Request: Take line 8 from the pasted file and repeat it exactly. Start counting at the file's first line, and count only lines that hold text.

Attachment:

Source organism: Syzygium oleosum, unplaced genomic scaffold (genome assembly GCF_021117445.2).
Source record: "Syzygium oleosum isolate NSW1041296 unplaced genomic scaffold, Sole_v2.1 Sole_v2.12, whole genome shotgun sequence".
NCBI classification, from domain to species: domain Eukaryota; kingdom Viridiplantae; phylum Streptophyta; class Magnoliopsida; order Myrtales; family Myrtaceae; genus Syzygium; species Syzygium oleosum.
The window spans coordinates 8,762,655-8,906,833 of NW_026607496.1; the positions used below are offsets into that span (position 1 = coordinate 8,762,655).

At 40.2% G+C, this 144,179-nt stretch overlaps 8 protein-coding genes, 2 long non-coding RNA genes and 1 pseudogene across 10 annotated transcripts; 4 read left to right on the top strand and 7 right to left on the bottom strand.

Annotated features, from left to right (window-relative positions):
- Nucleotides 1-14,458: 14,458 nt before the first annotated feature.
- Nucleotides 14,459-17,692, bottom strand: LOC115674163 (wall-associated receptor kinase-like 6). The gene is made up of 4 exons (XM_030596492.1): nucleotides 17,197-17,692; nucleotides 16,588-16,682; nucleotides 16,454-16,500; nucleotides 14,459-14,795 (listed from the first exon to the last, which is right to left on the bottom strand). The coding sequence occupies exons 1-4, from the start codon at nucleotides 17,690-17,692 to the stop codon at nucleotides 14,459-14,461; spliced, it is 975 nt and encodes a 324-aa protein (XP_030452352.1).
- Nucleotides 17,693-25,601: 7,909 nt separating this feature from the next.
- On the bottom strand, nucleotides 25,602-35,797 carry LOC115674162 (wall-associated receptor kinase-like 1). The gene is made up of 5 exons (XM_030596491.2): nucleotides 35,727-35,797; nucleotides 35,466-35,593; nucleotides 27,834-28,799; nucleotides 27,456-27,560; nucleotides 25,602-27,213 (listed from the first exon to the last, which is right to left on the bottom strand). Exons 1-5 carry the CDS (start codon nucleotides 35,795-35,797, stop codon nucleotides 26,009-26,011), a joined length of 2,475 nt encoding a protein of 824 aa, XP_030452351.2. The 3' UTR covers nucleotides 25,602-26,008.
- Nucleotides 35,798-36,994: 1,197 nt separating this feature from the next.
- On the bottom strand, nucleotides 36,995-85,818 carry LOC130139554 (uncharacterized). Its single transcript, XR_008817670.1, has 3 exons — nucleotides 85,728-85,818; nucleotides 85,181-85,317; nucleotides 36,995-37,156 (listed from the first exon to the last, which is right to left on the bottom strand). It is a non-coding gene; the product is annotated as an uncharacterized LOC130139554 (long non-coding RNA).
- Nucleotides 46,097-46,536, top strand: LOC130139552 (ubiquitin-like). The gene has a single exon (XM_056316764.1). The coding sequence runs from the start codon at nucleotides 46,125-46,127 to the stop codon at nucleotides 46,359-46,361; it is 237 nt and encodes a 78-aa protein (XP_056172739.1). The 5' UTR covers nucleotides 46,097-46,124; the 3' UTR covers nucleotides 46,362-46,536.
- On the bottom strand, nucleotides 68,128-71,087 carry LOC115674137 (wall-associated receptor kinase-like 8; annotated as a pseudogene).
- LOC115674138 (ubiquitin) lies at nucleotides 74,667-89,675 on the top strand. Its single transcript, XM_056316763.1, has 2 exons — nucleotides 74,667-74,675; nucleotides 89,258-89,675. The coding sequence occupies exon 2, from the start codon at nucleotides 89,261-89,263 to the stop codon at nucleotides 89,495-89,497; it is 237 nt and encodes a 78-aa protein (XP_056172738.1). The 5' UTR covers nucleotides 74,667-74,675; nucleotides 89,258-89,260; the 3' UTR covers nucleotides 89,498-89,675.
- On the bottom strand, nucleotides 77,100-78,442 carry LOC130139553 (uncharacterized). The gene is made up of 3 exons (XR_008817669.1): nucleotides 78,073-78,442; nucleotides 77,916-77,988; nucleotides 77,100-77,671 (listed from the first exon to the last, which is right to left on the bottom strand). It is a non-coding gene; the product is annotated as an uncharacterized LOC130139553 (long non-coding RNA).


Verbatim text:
- Nucleotides 14,459-17,692, bottom strand: LOC115674163 (wall-associated receptor kinase-like 6). The gene is made up of 4 exons (XM_030596492.1): nucleotides 17,197-17,692; nucleotides 16,588-16,682; nucleotides 16,454-16,500; nucleotides 14,459-14,795 (listed from the first exon to the last, which is right to left on the bottom strand). The coding sequence occupies exons 1-4, from the start codon at nucleotides 17,690-17,692 to the stop codon at nucleotides 14,459-14,461; spliced, it is 975 nt and encodes a 324-aa protein (XP_030452352.1).